This applet demonstrates a McCullogh-Pitts neuron.
This applet was modified by Alix Herrmann from the original Artificial
Neuron applet written by Fred
Corbett, available here.
The first computational model for an artificial neuron was proposed by
McCulloch and Pitts in 1943.
The main difference between this model
and the Artificial Neuron model is the use of absolute inhibitory input.
This neuron is able to implement nonmonotonic logic functions.
The inputs and outputs are binary (exclusively ones or zeros);
the nodes produce only binary results.
There are no weights, and the activation
function is always the unit step function.
Thus, the elements of a McCulloch-Pitts neuron are
A set of n excitatory
A set of m inhibitory
A unit step activation function.
A single neuron
In diagrams, we can represent a McCulloch-Pitts neuron as a circle labeled
with the threshold value; inhibitory inputs are indicated with a
small circle, as shown below.
McCulloch-Pitts neurons have some nice theoretical properties:
- one can construct constant-delay circuits with them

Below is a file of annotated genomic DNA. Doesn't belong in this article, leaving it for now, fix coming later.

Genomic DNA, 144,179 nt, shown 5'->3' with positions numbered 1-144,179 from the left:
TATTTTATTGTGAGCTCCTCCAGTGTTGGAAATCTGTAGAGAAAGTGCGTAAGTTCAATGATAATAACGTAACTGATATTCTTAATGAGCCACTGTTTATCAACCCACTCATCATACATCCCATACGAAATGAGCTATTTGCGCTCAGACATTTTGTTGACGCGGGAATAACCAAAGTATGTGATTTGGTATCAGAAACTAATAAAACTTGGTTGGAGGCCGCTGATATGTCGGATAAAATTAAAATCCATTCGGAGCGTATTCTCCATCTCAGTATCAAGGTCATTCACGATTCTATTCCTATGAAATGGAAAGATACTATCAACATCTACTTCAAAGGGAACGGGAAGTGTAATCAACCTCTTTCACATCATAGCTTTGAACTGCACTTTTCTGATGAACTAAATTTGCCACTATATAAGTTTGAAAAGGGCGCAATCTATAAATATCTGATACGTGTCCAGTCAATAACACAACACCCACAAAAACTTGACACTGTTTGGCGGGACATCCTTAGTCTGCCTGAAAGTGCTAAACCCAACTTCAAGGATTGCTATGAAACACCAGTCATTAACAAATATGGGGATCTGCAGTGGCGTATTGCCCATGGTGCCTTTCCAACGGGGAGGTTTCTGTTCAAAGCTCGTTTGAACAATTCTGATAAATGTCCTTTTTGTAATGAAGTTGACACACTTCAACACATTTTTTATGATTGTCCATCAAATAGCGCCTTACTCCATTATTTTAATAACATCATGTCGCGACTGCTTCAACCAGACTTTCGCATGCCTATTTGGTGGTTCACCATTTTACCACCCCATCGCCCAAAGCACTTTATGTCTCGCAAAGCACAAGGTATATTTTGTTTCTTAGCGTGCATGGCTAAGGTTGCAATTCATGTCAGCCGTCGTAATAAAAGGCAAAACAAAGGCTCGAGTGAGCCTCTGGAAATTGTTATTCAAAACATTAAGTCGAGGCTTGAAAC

- because they use threshold logic, component replication can be used to achieve fault tolerance -- both in the case of unreliable computing units, and of unreliable connetions.
To change the inputs, click on the buttons.
To change the threshold, type a new value in the field inside the circle
and press the RETURN key.
To toggle an input from excitatory to inhibitory, click on the arrowhead.
The arrowhead changes to a dot. To change back, click again.
We can define two kinds of inhibition:
Which of the 2-input binary logical functions can be computed with a McCulloch-Pitts
Convince yourself that networks of McCulloch-Pitts units are equivalent
to networks with relative inhibition. (A unit in a relative inhibition
network has an "equivalent circuit" composed of one or more absolute inhibition
[Optional paper and pencil problem] So far we have neglected time.
Let us introduce discrete time by specifying that each unit updates its
output in one time step. Thus if an input arrives at time t, the
result is updated at t+1. This allows us to build recurrent
networks and is more biologically plausible.
relative inhibition, the kind used in an Artificial Neuron with
a unit step function, is implemented using negative weights
absolute inhibition, the kind used in McCulloch-Pitts units.
With this modification it can be shown that any finite automaton
can be simulated with a network of McCulloch-Pitts units. (An automaton
is a device that assumes different states; at any time step, the next state
is determined by the current state and the current input. The state transitions
and output of an automaton may be represented in a state transition table
and output table or in a state transition diagram.)
Design a recurrent McCulloch-Pitts network to add two sequential streams